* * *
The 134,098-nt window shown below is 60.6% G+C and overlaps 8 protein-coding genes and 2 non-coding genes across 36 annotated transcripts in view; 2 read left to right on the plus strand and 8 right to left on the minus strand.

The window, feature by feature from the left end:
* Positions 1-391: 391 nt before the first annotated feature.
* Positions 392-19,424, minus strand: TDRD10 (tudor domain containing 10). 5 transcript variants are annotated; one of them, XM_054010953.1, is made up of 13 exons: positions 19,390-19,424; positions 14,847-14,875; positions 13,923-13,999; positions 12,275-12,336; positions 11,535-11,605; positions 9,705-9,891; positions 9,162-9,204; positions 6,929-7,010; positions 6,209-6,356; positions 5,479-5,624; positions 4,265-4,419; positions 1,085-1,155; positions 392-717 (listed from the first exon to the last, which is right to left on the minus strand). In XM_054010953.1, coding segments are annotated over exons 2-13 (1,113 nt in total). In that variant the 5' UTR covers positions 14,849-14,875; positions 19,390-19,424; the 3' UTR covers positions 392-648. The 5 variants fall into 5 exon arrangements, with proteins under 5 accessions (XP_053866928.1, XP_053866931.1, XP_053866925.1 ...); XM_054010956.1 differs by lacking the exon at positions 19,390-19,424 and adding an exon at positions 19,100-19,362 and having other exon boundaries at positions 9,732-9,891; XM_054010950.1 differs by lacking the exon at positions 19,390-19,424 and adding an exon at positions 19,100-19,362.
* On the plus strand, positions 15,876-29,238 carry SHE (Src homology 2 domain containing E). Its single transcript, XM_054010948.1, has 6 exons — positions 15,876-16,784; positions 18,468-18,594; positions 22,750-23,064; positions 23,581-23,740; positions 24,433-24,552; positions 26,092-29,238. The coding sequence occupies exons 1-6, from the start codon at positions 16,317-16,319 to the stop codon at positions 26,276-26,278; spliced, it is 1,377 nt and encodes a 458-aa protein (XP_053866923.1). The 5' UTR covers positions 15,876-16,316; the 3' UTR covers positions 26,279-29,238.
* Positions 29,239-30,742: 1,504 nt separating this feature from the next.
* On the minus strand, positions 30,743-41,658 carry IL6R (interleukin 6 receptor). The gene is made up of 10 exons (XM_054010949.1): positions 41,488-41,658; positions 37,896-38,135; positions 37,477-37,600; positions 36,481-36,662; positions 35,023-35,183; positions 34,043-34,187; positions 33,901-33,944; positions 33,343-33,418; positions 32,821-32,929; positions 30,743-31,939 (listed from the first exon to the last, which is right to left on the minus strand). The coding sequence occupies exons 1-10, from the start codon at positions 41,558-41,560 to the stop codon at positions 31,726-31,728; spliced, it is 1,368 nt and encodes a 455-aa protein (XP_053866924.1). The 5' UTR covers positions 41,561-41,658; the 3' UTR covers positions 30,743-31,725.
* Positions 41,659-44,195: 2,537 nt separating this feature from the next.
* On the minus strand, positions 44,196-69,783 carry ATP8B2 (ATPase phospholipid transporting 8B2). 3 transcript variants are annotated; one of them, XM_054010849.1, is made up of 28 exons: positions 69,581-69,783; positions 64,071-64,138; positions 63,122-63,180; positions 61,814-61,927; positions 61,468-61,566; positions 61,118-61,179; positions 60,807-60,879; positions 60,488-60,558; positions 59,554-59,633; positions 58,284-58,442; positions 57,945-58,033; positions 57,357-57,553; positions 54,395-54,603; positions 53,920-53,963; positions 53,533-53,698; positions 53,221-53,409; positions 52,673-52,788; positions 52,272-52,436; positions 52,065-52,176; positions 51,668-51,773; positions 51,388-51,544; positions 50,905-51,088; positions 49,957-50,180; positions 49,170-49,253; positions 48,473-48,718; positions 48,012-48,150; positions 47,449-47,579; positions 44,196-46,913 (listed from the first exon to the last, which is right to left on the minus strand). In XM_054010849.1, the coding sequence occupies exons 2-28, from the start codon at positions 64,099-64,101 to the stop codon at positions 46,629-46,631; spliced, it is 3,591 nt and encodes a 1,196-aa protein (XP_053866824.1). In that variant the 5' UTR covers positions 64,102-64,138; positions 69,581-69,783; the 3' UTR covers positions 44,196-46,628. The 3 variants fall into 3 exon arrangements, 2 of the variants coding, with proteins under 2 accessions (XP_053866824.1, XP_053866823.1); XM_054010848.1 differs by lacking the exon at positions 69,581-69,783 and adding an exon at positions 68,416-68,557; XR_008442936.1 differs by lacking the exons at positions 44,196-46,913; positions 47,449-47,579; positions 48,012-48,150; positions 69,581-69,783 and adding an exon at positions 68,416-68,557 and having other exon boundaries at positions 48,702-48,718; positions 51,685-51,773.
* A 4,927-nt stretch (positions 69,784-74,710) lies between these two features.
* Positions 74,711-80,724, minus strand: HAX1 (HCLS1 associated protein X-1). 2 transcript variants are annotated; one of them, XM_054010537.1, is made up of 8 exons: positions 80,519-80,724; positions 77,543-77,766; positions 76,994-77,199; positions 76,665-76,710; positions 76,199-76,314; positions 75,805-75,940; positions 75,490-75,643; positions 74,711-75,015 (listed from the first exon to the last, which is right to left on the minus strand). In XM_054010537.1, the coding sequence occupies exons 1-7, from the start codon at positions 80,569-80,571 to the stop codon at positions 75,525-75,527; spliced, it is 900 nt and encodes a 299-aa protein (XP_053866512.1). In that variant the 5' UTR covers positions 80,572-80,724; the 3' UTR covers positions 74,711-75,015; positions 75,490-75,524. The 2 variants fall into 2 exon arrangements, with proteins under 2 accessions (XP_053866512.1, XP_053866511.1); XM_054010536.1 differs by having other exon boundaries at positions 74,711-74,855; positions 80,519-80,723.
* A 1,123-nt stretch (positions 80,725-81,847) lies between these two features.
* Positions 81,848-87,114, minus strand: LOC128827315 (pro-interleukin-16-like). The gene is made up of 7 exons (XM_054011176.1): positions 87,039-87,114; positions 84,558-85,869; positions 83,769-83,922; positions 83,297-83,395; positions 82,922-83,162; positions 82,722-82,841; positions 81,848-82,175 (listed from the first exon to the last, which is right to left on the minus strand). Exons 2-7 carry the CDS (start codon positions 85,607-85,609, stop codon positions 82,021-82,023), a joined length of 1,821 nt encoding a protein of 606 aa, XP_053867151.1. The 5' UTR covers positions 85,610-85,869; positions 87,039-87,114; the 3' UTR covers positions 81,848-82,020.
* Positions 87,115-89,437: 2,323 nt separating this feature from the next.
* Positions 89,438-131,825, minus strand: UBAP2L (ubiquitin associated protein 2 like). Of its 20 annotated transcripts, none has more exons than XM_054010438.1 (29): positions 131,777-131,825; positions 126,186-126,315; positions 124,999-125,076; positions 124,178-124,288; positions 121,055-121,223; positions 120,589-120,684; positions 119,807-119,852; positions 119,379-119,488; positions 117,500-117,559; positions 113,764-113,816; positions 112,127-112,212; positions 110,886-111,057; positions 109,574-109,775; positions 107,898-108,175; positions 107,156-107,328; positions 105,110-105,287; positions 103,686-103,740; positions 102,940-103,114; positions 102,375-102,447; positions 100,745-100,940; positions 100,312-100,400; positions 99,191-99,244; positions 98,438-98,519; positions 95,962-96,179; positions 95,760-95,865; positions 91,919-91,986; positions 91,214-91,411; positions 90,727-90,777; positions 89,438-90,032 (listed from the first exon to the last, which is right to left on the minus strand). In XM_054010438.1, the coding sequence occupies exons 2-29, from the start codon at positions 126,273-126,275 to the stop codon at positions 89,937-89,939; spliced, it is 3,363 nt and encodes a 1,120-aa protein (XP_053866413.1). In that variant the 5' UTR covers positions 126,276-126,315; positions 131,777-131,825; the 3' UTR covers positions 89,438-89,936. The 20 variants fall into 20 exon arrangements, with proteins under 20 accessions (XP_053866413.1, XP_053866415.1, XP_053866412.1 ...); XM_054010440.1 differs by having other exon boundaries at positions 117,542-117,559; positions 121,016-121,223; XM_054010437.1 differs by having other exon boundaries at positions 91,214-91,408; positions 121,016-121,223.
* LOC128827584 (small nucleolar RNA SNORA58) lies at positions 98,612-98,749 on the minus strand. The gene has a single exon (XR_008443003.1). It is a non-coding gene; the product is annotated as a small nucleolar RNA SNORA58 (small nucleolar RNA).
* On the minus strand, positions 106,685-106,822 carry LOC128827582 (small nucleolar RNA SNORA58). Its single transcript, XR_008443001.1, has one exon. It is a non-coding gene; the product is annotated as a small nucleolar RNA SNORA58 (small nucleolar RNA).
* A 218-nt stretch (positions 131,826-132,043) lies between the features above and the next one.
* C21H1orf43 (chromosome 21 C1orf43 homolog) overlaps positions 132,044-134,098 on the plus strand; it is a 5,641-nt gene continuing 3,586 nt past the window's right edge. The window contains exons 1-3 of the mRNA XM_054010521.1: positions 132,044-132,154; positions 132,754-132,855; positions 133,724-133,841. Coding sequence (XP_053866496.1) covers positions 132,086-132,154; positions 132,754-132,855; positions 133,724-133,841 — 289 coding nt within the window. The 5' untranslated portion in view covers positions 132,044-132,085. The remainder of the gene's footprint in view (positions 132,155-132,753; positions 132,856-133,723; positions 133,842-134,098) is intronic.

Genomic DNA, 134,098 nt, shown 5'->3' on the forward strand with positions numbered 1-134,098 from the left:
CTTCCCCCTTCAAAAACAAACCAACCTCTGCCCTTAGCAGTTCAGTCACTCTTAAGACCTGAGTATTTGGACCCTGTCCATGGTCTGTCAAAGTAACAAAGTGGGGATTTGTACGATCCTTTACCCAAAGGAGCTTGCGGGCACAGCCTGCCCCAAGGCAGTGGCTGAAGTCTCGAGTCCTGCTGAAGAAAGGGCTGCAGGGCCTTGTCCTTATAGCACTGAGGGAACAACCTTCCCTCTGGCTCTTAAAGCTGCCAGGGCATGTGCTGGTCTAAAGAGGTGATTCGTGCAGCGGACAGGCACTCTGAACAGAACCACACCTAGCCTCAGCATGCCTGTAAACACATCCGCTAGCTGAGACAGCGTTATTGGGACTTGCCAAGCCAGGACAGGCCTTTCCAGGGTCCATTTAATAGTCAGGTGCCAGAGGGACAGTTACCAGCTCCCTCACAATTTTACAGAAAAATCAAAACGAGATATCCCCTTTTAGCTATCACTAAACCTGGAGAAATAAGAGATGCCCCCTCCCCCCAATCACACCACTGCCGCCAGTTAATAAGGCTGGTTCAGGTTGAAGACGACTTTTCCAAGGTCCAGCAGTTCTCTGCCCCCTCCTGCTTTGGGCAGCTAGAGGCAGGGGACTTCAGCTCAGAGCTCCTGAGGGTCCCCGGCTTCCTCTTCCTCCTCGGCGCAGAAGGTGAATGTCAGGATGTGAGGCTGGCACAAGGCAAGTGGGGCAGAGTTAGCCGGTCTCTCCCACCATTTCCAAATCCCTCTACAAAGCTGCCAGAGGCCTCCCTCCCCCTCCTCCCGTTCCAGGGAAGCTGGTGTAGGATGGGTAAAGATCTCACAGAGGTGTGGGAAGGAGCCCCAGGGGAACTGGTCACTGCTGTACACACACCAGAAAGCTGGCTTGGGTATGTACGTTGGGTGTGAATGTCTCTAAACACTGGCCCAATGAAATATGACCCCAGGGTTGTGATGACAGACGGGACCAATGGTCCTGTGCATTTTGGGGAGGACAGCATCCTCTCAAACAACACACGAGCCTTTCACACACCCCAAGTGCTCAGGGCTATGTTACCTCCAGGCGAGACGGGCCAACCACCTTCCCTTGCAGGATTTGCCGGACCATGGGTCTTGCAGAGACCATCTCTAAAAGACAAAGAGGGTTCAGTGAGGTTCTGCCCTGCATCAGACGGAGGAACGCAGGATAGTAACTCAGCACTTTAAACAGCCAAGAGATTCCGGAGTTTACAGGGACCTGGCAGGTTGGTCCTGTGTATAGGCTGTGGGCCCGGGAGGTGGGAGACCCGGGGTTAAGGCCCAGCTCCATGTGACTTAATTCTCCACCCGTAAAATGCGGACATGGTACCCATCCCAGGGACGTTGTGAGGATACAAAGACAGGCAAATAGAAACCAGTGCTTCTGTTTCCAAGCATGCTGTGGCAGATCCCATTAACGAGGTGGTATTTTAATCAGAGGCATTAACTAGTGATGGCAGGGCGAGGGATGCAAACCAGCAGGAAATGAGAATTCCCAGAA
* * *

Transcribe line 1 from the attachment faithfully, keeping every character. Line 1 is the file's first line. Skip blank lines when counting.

The 134,098-nt window shown below is 60.6% G+C and overlaps 8 protein-coding genes and 2 non-coding genes across 36 annotated transcripts in view; 2 read left to right on the plus strand and 8 right to left on the minus strand.